A global social boundary?

A global social boundary?

Sander van der Leeuw
Arizona State University
Santa Fe Institute
Venice 9-10 May 2014
INSITE Final meeting

Ee683edf7b765d56acd6f8ba903607f1?s=128

Insite Project

May 09, 2014
Tweet

Transcript

  1. A global social boundary? Sander van der Leeuw Arizona State

    University Santa Fe Institute Venice 9-10 May 2014 INSITE Final meeting
  2. 5/9/14 INSITE final meeting The The current situation current situation

    © Will Steffen 2 Nature Society
  3. 5/9/14 INSITE final meeting 3 The apparent limits The apparent

    limits • • CO CO2 2 • • Methane and other Methane and other nitrogen gases nitrogen gases • • Ocean acidification Ocean acidification • • Biodiversity Biodiversity • • Phosphorus and Phosphorus and sulfur cycle sulfur cycle • • Ozone depletion Ozone depletion • • Freshwater use Freshwater use • • Aerosol loading Aerosol loading • • Chemical pollution Chemical pollution • • Land use change Land use change © J. Rockstrom et al
  4. Society and Nature • Society defines its environment (and leaves

    out what it thinks is not relevant) • Society decides the environmental issues and challenges • It is up to society to deal with them • It does so in ways that suit society, not necessarily the environment • Sustainability is fundamentally a societal issue that affects the environment • We have looked for environmental planetary boundaries, but not for social ones. • Can we identify such (a) societal planetary boundary (-ies)? 5/9/14 INSITE final meeting 4
  5. Societies exchange organization against energy and matter • Fundamentally, societies

    need to sustain their members, provide matter and energy • To harness matter and energy, they organize the world around them • The more they can organize, the more they can harness • The more matter and energy they need, the more they need to organize • To keep the process going, societies need to innovate… • How have our societies managed to do that in the past? 5/9/14 INSITE final meeting 5
  6. AD 700-1000: Dark Ages • High entropy, low alignedness •

    Very limited extent of flow structures: little trade • Huge loss of information in crafts, technology and industry • Abandonment of infrastructure • Little aggregation • Local survival strategies 5/9/14 INSITE Final meeting 6 The roman arena in Arles contained the whole of the city’s population at this time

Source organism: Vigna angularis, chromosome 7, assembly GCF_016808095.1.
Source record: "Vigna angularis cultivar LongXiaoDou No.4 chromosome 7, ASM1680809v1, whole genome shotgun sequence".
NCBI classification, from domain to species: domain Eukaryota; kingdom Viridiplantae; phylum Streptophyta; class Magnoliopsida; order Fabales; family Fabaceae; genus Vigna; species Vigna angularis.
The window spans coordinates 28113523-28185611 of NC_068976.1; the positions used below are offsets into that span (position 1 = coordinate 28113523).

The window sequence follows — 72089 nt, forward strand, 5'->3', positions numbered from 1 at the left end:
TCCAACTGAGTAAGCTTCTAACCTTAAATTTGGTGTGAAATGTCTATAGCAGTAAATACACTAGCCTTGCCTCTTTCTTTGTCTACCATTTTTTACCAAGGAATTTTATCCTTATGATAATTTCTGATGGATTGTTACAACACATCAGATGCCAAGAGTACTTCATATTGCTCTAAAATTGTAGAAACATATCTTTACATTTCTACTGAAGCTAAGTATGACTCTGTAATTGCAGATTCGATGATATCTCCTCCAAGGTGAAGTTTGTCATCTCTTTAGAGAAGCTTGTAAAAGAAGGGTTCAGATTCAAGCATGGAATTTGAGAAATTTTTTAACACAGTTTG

7. AD 1000-1200: First stirrings • Oscillation between different small systems

    – Cohesion alternates with entropy • New spatial structure from bottom up (Duby 1953) • Competition for access to local resources – New (feudal) social/hierarchical structure • Small surplus enables local armies, castles, etc. 5/9/14 INSITE Final meeting 7 Les Baux de Provence
  8. AD 1200-1400: Renaissance • Local, later regional markets – Link

    S and N European centers • N Italy – Champagne – Low Countries – Britain – Hanse • Black Death in the 14th C. – More urban aggregation + wealth – Major cultural and social shifts • Italian Renaissance. – ‘Top of the heap’ are towns (market systems) – Diverse resources, better information processing link wider areas 5/9/14 INSITE Final meeting 8
  9. The emergence of Europe 5/9/14 INSITE final meeting 9 The

    Hanseatic League The Renaissance city states The growth of France
  10. AD 1400-1600: Birth of the Modern World • Continent-wide transition

    from rural barter to monetized urban economy – Hierarchical rural structures replaced by market-based, heterarchical ones • do not optimize behavior; more flexible • link much larger number of people in networks with nodes • Trade & commerce expand across political entities • Heyday of city power, trade and urban immigration • Exploration of the rest of the world – New downstream information processing areas – Steepest information-processing and value gradients 5/9/14 INSITE final meeting 10
  11. Birth of the Modern World System 5/9/14 INSITE final meeting

    11
  12. AD 1600-1800: territorial states and trading empires • Merging of

    political and economic power – Cities and rulers eventually come to mixed hierarchical- heterarchical systems – Taxes exchanged against security; territorialization • Intercontinental resource acquisition – Leveling off of value gradient initially compensated by acquisition of new territories + products – Later either independent or exploited colonies (US versus India) • Increasing industrial base of nations – More people in production process 5/9/14 INSITE final meeting 12
  13. The colonial Empires 5/9/14 INSITE final meeting 13

  14. The extraction-to-waste society • Over the centuries, ‘the west’ has